From dawn until dusk, the rhythmic banging of wooden mallets on tapa cloth can be heard throughout the main island of Tongatapu. The women, at home with the children, add to the family's kitty by making traditional handicrafts such as the tapa cloth – made from the bark of a mulberry tree and painted with natural dyes from either the koka or tongo sap – or mats made from weaving the shredded leaves of the pandanus tree. The men bring in food by working the days in plantations and the elderly people spend their days sheltering in the shade of of the island's many mangrove trees. In the early evening, young, fit men play volleyball on a dusty field in the fading light and children line up at the stores which dot the main road and choose their treat. The only obvious sign of the western world are the dozens of Digicel signs hanging on the outside of the stores telling people to "top up here". But Tongans are desperate for work. Unemployed men sit in circles in their villages, drinking kava, as they watch some of the lucky ones build a new church. Parliamentary candidate Posesi Bloomfield said young Tongans often did not want to work in the traditional occupations of horticulture and trades, but in "town". His education meant he could work almost anywhere in the world, but he wanted to help Tonga.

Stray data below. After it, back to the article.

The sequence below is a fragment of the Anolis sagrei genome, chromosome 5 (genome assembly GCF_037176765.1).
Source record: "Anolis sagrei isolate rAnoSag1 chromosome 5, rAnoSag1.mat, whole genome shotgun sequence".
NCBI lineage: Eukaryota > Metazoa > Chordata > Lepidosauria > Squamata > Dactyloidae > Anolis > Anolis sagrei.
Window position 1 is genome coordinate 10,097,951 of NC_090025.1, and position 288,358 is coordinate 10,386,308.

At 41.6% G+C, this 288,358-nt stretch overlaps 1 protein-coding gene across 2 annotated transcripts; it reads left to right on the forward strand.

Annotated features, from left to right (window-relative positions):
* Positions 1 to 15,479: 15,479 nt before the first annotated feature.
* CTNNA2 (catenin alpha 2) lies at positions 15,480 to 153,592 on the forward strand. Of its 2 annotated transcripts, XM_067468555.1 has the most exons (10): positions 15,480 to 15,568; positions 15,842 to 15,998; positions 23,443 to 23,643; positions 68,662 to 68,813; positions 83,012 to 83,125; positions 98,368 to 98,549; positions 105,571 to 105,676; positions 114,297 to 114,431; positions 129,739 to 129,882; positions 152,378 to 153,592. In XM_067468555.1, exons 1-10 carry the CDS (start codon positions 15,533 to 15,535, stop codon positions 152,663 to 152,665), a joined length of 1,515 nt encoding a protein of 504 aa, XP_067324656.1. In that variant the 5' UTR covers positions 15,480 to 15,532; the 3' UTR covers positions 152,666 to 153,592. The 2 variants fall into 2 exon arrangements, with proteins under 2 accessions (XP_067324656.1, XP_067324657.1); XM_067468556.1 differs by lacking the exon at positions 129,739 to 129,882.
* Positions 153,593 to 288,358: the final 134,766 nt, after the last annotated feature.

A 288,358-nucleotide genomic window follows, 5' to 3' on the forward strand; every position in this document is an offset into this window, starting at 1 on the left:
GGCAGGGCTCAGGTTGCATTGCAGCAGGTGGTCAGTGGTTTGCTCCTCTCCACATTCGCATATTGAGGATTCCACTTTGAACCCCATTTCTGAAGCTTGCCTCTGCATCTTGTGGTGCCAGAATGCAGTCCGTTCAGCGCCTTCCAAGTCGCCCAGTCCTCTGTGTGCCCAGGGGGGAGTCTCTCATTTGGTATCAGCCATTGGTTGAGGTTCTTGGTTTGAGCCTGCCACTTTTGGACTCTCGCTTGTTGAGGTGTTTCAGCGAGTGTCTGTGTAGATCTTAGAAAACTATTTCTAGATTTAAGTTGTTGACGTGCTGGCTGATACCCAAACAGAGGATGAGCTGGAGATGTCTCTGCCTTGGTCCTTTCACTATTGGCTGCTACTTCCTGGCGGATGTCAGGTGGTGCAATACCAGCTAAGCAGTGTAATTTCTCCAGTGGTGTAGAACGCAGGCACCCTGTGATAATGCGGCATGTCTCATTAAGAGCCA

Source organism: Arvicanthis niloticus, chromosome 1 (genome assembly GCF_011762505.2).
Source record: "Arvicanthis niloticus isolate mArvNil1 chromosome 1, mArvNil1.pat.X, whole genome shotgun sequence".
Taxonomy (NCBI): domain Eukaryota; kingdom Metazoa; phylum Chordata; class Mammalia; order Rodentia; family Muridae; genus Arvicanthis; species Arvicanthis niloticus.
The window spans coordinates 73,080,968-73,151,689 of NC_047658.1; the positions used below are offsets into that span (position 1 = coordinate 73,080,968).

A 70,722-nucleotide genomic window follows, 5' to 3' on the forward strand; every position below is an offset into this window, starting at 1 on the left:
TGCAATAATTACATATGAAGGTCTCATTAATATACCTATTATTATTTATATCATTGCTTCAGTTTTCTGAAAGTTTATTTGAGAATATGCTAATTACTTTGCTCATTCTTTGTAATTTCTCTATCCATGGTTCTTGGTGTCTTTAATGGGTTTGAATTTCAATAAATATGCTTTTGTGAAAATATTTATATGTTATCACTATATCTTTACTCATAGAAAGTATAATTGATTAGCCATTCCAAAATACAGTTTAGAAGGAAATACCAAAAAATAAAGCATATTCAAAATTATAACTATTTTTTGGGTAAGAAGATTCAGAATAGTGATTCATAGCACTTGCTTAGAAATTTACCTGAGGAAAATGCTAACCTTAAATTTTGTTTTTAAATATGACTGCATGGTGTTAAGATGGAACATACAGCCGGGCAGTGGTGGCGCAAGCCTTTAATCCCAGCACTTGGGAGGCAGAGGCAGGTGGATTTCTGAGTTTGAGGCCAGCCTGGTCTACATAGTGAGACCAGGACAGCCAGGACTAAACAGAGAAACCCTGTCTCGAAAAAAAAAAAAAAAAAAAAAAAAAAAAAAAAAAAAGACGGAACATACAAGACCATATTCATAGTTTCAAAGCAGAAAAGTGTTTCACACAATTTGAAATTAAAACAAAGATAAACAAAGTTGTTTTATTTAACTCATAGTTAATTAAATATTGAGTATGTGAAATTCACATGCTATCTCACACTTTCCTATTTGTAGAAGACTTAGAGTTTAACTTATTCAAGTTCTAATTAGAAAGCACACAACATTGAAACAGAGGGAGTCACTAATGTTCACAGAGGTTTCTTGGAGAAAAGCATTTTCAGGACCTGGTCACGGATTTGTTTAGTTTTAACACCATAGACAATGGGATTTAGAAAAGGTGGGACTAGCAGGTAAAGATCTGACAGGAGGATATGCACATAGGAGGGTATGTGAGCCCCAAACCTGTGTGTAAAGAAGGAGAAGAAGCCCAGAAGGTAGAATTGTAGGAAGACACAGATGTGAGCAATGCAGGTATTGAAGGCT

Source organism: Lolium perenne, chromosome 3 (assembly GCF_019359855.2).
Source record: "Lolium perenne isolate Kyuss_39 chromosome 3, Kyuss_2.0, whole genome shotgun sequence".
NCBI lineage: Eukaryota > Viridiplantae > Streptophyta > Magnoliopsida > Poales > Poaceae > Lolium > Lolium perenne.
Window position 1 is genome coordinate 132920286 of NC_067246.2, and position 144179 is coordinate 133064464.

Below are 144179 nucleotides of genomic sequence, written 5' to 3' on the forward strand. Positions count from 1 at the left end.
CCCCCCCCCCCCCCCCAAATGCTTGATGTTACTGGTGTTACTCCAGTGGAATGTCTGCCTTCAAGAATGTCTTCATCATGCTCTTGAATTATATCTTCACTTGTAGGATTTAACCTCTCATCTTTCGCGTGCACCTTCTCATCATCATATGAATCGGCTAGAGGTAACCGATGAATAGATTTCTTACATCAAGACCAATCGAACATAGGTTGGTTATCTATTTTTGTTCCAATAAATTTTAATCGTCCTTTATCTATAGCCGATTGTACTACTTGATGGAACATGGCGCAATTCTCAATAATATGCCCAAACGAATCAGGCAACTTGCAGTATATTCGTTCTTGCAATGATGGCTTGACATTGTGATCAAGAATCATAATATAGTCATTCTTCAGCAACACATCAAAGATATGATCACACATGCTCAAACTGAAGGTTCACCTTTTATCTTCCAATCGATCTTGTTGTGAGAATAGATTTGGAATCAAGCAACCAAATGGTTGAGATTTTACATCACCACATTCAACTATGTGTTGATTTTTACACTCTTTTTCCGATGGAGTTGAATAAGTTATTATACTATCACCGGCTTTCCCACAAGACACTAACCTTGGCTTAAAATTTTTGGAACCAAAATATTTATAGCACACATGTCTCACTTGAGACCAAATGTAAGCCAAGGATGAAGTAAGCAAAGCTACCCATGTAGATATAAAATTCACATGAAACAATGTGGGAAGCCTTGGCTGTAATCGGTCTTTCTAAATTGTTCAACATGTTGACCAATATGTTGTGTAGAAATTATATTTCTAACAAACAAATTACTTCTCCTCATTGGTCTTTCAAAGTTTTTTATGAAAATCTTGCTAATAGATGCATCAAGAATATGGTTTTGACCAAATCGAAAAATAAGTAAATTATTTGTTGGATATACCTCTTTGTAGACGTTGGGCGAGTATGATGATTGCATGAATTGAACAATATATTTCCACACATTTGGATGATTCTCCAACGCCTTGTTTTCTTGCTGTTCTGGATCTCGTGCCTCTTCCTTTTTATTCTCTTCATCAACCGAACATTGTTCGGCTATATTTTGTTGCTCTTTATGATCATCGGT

Up until June this year, the country's biggest revenue stream, remittances (where Tongans overseas send money back to their family), had fallen by up to 20% because of unemployment and hard times in feeder countries such as New Zealand and the US. Remittances are worth about $200 million to Tongans annually. Politician Clive Edwards said this was having an impact on society: "There are more crimes and more problems."
The Sunday Star-Times' trip to Tonga was supported by the Pacific Co-operation Foundation. The Pacific Co-operation Foundation is a not-for-profit organisation focused on improving the economic and social development of the Pacific.
Sunday Star Times